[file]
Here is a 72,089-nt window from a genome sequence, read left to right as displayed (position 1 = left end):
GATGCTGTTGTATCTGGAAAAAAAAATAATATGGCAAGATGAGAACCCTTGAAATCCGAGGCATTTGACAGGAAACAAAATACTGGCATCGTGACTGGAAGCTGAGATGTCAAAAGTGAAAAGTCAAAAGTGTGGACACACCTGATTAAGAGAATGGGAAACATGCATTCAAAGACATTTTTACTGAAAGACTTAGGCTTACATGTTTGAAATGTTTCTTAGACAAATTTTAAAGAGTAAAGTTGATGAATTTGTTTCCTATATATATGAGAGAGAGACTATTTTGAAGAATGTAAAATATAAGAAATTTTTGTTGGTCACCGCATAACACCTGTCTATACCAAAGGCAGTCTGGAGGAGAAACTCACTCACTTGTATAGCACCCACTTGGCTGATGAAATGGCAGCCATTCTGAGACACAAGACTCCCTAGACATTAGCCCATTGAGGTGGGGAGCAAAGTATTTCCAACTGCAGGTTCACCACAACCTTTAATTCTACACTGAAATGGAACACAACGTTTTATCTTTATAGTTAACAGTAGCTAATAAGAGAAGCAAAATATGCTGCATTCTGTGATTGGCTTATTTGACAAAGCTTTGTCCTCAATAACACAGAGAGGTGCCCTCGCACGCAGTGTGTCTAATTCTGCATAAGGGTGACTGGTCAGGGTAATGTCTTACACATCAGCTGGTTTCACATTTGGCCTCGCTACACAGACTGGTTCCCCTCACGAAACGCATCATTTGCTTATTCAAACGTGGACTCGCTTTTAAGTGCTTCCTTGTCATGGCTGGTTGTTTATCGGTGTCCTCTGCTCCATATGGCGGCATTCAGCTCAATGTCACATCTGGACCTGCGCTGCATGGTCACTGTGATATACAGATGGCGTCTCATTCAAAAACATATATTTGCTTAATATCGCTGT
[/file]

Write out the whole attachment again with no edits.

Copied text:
Here is a 72,089-nt window from a genome sequence, read left to right as displayed (position 1 = left end):
GATGCTGTTGTATCTGGAAAAAAAAATAATATGGCAAGATGAGAACCCTTGAAATCCGAGGCATTTGACAGGAAACAAAATACTGGCATCGTGACTGGAAGCTGAGATGTCAAAAGTGAAAAGTCAAAAGTGTGGACACACCTGATTAAGAGAATGGGAAACATGCATTCAAAGACATTTTTACTGAAAGACTTAGGCTTACATGTTTGAAATGTTTCTTAGACAAATTTTAAAGAGTAAAGTTGATGAATTTGTTTCCTATATATATGAGAGAGAGACTATTTTGAAGAATGTAAAATATAAGAAATTTTTGTTGGTCACCGCATAACACCTGTCTATACCAAAGGCAGTCTGGAGGAGAAACTCACTCACTTGTATAGCACCCACTTGGCTGATGAAATGGCAGCCATTCTGAGACACAAGACTCCCTAGACATTAGCCCATTGAGGTGGGGAGCAAAGTATTTCCAACTGCAGGTTCACCACAACCTTTAATTCTACACTGAAATGGAACACAACGTTTTATCTTTATAGTTAACAGTAGCTAATAAGAGAAGCAAAATATGCTGCATTCTGTGATTGGCTTATTTGACAAAGCTTTGTCCTCAATAACACAGAGAGGTGCCCTCGCACGCAGTGTGTCTAATTCTGCATAAGGGTGACTGGTCAGGGTAATGTCTTACACATCAGCTGGTTTCACATTTGGCCTCGCTACACAGACTGGTTCCCCTCACGAAACGCATCATTTGCTTATTCAAACGTGGACTCGCTTTTAAGTGCTTCCTTGTCATGGCTGGTTGTTTATCGGTGTCCTCTGCTCCATATGGCGGCATTCAGCTCAATGTCACATCTGGACCTGCGCTGCATGGTCACTGTGATATACAGATGGCGTCTCATTCAAAAACATATATTTGCTTAATATCGCTGT